Social Welfare Lawyers in the Centre of Birmingham

Planning Definition of ‘Traveller’ Ruled Unlawful and Discriminatory

As regular readers will know, the definition of Gypsies and Travellers contained in Planning policy for traveller sites (PPTS) excluded those who have permanently stopped travelling for work due to a disability, long term health condition or age. Lisa Smith had, since 2011, rented pitches on a private site owned by a Mr Willshore with temporary planning permission. Two of Ms Smith’s adult sons are severely disabled and, as a result, the family had had to permanently stop their nomadic way of life. Mr Willshore later applied for permanent planning permission and this was refused. On appeal to a Planning Inspector, the Planning Inspector decided that the family were not within the new definition in PPTS 2015. Ms Smith appealed to the High Court but her appeal was refused. She appealed further to the Court of Appeal.

At both High Court and Court of Appeal level we were instructed to intervene by four leading Gypsy and Traveller organisations namely: London Gypsies and Travellers; Friends, Families and Travellers; Derbyshire Gypsy Liaison Group (who took the place of the National Federation of Gypsy Liaison Groups who intervened at High Court level); and Southwark Travellers’ Action Group. The Court of Appeal allowed Ms Smith’s appeal on all four grounds of appeal and quashed the decision of the Planning Inspector. The matter will now return to a new Planning Inspector for a fresh decision.

As we say, the appeal was allowed on all four grounds of appeal namely:

(i) The test that had been applied by Mr Justice Pepperall in the High Court was the wrong test and resulted in Ms Smith facing a ‘high hurdle’ in making out her case.

(ii) Mr Justice Pepperall was wrong to hold that Ms Smith could not rely on race discrimination.

(iii) The Judge had erred in his findings in respect of ‘legitimate aim’.

(iv) The Judge had also erred in respect of whether the definition was proportionate and whether the discrimination could be justified. The Court of Appeal decided that the discrimination contained within the new definition could not be justified.

For a full discussion of all the issues please see the blog on the Garden Court Chambers website here:

Albeit that the Secretary of State may attempt to ask the Supreme Court directly (having been refused by the Court of Appeal) for permission to appeal, this decision, whilst not by itself taking away the definition contained in PPTS 2015, has enormous ramifications for many issues:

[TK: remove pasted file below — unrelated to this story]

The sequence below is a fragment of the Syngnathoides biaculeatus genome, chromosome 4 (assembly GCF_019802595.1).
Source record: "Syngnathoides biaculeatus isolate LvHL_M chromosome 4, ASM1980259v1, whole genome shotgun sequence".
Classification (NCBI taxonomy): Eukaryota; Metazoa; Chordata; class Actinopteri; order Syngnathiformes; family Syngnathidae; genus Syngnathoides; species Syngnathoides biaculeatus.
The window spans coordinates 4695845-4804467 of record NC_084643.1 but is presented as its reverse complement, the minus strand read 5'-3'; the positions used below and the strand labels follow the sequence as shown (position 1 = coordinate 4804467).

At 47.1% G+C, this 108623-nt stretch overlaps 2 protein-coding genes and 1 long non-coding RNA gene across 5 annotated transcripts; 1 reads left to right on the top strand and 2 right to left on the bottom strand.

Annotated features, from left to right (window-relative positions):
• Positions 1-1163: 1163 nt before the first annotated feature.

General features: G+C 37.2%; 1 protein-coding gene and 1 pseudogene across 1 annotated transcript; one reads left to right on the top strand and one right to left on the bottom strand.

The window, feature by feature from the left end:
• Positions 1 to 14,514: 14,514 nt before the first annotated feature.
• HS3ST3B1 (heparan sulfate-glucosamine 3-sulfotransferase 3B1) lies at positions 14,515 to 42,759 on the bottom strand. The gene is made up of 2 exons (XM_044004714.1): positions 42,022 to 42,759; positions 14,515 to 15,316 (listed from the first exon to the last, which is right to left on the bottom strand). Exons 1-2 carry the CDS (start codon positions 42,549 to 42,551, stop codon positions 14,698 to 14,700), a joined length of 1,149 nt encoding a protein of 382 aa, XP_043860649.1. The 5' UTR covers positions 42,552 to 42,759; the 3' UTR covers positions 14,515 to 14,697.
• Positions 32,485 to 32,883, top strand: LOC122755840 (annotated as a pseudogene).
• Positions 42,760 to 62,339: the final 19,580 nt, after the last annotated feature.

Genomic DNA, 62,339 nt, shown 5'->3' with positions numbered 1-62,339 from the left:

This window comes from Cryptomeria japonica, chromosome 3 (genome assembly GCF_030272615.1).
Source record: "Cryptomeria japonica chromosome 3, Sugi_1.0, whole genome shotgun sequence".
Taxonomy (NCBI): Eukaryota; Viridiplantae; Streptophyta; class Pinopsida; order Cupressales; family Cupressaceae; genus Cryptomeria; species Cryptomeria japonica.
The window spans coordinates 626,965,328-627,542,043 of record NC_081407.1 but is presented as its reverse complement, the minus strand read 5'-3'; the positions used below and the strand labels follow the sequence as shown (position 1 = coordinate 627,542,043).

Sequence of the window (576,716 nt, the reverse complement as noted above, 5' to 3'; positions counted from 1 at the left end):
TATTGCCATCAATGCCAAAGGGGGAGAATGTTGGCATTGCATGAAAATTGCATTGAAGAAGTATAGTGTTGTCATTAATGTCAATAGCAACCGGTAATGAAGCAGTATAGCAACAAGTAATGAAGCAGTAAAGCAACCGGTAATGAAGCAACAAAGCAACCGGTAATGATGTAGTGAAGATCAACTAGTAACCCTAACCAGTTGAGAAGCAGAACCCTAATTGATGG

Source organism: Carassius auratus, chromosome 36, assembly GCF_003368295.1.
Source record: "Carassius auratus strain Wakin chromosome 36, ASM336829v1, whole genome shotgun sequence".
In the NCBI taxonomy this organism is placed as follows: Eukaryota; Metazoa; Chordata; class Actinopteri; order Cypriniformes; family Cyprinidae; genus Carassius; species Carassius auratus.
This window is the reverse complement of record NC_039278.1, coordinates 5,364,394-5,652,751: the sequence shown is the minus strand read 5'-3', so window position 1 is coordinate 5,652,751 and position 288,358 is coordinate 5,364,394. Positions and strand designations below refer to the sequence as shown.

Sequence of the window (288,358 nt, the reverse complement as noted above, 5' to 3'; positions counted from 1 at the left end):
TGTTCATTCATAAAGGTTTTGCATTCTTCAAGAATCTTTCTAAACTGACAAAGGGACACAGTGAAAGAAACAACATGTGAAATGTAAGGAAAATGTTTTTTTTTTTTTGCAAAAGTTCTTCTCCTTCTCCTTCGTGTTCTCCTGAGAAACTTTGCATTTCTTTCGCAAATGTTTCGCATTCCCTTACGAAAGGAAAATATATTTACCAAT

1. If a Local Authority or a Planning Inspector were to decide, when dealing with a planning application from a Gypsy or Traveller, that that Gypsy or Traveller fell outside the definition in PPTS 2015, they would face an immediate (and probably successful) challenge.

2. It can be presumed that all Gypsy and Traveller Accommodation Assessments carried out by Local Authorities are based on the definition in PPTS 2015 and, therefore, they should surely be now re-visited.

3. Many planning permissions obtained by Gypsies and Travellers will have an occupancy condition attached to them that the occupants of the site should be within the PPTS 2015 definition. It would surely be wrong for a Local Authority to try and take enforcement action if a Gypsy or Traveller occupant has now fallen outside the definition given this Judgment.

We know that our clients in this matter will be looking to write to Local Authorities about these issues and will also be looking to write to the Secretary of State about providing guidance to Local Authorities.

The Travellers’ Advice Team would be very interested to hear from any individual Gypsy and Travellers who are directly affected by the issues arising from this Judgment. If you are directly affected or if you want to discuss the matter further, please telephone us on our Advice Line which is 0121 685 8677 Monday to Friday 9.00 am to 1.00 pm.

CLP were the solicitors for the Interveners and their counsel were David Wolfe KC, Tim Jones and Owen Greenhall.
Keith Coughtrie of Deighton Pierce Glynn was Ms Smith’s solicitor and her counsel were Marc Willers KC and Tessa Buchanan.

You will find a link to the Judgment here: